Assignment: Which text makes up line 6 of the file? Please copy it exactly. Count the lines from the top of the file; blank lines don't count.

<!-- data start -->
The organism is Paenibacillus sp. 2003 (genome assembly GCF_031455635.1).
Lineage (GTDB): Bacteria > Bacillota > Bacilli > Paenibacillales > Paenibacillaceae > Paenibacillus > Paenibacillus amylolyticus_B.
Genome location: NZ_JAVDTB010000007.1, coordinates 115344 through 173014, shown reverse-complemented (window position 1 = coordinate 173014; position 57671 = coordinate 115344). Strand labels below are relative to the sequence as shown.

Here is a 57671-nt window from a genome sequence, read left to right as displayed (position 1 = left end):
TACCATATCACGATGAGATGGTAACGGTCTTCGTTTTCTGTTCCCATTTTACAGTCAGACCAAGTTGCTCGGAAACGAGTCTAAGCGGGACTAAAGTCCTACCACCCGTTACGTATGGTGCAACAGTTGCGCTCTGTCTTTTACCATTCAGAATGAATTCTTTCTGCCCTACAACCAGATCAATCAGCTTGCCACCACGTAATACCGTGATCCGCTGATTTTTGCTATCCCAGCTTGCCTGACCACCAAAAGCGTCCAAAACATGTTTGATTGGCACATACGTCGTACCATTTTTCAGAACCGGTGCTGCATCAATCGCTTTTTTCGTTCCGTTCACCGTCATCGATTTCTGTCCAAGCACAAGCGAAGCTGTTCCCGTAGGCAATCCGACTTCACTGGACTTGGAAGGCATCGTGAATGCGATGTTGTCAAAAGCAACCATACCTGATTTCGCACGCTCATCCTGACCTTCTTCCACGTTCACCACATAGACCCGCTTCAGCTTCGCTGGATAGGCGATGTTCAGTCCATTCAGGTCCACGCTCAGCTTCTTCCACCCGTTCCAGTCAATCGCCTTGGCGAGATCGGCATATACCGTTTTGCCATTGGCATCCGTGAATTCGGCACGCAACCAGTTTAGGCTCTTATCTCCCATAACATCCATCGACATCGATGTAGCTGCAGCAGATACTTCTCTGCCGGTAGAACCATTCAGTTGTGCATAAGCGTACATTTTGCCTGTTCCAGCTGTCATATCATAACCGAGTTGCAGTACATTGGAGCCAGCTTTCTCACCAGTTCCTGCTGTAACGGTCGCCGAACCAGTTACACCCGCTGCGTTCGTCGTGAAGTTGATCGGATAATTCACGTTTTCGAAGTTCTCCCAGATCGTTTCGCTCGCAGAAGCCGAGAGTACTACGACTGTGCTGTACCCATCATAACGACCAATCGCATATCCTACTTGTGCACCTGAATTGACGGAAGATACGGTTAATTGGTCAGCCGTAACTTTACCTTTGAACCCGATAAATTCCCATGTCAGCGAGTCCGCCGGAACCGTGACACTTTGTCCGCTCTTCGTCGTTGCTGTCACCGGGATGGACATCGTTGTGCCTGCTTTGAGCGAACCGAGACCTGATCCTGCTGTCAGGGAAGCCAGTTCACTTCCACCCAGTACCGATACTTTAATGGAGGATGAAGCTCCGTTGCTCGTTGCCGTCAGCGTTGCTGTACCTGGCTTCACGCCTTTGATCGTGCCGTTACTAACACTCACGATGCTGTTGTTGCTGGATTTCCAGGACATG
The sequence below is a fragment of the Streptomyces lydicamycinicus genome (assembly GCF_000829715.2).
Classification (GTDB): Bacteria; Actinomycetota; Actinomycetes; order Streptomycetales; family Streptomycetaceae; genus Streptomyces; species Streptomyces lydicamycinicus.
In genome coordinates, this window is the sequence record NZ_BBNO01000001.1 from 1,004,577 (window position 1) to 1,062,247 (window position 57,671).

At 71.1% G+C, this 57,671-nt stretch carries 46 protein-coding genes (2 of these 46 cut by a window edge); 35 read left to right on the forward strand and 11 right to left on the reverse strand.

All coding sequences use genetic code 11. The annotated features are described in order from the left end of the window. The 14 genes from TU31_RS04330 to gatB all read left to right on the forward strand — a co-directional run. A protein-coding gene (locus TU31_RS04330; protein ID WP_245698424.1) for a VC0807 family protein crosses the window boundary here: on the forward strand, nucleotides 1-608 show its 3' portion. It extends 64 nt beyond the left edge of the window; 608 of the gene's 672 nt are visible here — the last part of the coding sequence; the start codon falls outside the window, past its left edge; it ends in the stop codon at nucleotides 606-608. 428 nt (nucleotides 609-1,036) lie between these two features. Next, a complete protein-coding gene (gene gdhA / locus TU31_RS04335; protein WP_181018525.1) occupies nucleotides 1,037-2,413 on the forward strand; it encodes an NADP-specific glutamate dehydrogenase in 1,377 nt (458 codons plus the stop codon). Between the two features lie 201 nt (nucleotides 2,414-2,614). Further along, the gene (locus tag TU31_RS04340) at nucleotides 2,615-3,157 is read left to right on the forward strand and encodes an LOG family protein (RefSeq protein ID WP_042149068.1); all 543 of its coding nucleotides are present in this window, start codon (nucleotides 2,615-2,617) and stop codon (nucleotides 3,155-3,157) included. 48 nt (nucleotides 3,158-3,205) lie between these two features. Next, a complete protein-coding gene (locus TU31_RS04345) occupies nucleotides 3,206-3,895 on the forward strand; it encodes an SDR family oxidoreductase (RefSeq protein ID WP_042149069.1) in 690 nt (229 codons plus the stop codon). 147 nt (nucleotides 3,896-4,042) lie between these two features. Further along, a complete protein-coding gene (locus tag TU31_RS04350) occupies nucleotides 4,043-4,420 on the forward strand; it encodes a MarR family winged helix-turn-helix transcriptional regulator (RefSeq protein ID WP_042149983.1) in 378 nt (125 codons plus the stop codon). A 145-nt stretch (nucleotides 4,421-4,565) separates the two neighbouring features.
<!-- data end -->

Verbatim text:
The sequence below is a fragment of the Streptomyces lydicamycinicus genome (assembly GCF_000829715.2).